25. ^ "Social Loafing: A Review of the Literature" (PDF).
  26. ^ a b Snook, Scott A. (2000). Friendly Fire: The Accidental Shootdown of U.S. Black Hawks over Northern Iraq. Princeton, NJ: Princeton University Press. p. 135. ISBN 978-0-691-09518-9
  27. ^ Hoon, Hwee; Tan, Tan Min Li (2008). "Organizational Citizenship Behavior and Social Loafing: The Role of Personality, Motives, and Contextual Factors". The Journal of Psychology. 142 (1): 89–108. doi:10.3200/JRLP.142.1.89-112. ISSN 0022-3980. PMID 18350846. S2CID 207752891.
  28. ^ a b Shiue, Yih-Chearng; Chiu, Chao-Min; Chang, Chen-Chi (2010). "Exploring and mitigating social loafing in online communities". Computers in Human Behavior. 26 (4): 768–777. doi:10.1016/j.chb.2010.01.014.
  29. ^ a b Chung, Jae Eun; Park, Namkee; Wang, Hua; Fulk, Janet; McLaughlin, Maraget (2010). "Age differences in perceptions of online community participation among non-users: An extension of the Technology Acceptance Model". Computers in Human Behavior. 26 (6): 1674–1684. doi:10.1016/j.chb.2010.06.016.
  30. ^ Rothwell, J. Dan (27 December 1999). In the Company of Others: An Introduction to Communication. McGraw-Hill. ISBN 978-1-55934-738-9. Retrieved 1 May 2011.
  31. ^ "Pattern: Collaboration in Small Groups" Archived 2008-08-07 at the Wayback Machine by CSCW, The Computing Company, October 31, 2005, retrieved October 31, 2005
  32. ^ Thompson, L. L. (2003). Making the team: A guide for managers. Saddle River, NJ: Pearson/Prentice Hall. (pp. 29-36).
  33. ^ a b c d e f g h Forsythe, 2010.
  34. ^ Kassin, Saul; Fein, Steven; Markus, Hazel Rose (2010-01-22). Social psychology (8th ed.). Belmont, CA: Cengage Wadsworth. p. 312. ISBN 978-0495812401.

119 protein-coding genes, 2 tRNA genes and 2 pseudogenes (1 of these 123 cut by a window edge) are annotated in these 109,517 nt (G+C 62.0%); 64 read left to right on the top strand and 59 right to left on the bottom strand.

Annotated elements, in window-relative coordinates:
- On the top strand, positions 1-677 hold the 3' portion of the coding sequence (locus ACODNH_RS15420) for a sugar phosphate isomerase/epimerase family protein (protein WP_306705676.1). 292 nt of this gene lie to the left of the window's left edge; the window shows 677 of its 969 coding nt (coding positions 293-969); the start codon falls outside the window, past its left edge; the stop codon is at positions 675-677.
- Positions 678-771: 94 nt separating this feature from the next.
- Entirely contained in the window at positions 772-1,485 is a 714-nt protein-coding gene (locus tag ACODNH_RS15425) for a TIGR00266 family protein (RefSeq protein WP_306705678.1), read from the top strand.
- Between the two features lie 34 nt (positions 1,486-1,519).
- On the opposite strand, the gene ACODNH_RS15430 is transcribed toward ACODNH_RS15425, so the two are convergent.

35. ^ Latham, Gary, P.; Baldes (1975). "James, J.". Journal of Applied Psychology. 60 (1). doi:10.1037/h0076354.{{cite journal}}: CS1 maint: multiple names: authors list (link)
  36. ^ Weldon, E.; Jehn (1991). "K". Journal of Personality and Social Psychology. 61 (4): 555–569. doi:10.1037/0022-3514.61.4.555. PMID 1960648. S2CID 18314783.
  37. ^ "Stop Social Loafing: 6 Ways to Get Everyone Working". 10 October 2017.
  38. ^ Piezon, S. L. & Donaldson, R. L. "Online groups and social loafing: Understanding student-group interactions." Archived 2012-04-02 at the Wayback Machine 2005. Online Journal of Distance Learning Administration, 8(4).
  39. ^ Kraut, R. E., & Resnick, P. Encouraging online contributions. The science of social design: Mining the social sciences to build successful online communities. Cambridge, MA: MIT Press. p. 39.
  40. ^ a b c d Aggarwal, P., & O'Brien, C. (2008). Social loafing on group projects: Structural antecedents and effect on student satisfaction. Journal of Marketing Education, 30(3), 25-264.

Further reading[edit]

External links[edit]